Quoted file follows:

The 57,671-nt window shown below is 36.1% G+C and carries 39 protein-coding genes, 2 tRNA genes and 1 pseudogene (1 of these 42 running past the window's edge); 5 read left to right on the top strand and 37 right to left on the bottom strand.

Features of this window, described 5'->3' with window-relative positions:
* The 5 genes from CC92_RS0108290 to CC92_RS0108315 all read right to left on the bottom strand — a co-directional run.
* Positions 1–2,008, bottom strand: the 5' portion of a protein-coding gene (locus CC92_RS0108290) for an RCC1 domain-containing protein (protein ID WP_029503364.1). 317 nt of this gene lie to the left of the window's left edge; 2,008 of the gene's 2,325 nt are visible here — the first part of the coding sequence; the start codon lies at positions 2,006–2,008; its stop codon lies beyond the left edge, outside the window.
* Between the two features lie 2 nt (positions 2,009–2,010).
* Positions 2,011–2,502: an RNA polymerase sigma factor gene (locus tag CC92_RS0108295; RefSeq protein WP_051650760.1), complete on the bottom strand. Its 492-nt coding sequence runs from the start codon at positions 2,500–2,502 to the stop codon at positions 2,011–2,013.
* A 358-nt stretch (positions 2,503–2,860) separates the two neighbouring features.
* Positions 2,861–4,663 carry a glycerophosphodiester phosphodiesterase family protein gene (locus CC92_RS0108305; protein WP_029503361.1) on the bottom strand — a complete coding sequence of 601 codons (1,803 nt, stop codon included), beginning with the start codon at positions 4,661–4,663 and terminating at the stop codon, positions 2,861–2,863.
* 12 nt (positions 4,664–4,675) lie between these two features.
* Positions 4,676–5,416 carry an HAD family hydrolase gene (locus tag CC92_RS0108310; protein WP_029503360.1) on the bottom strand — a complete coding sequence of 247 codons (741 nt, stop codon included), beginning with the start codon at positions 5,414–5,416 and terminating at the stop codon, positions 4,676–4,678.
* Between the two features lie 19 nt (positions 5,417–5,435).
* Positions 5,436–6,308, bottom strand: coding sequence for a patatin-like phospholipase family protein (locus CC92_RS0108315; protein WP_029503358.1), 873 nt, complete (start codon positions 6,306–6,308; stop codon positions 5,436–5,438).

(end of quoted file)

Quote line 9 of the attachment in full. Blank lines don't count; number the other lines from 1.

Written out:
* 12 nt (positions 4,664–4,675) lie between these two features.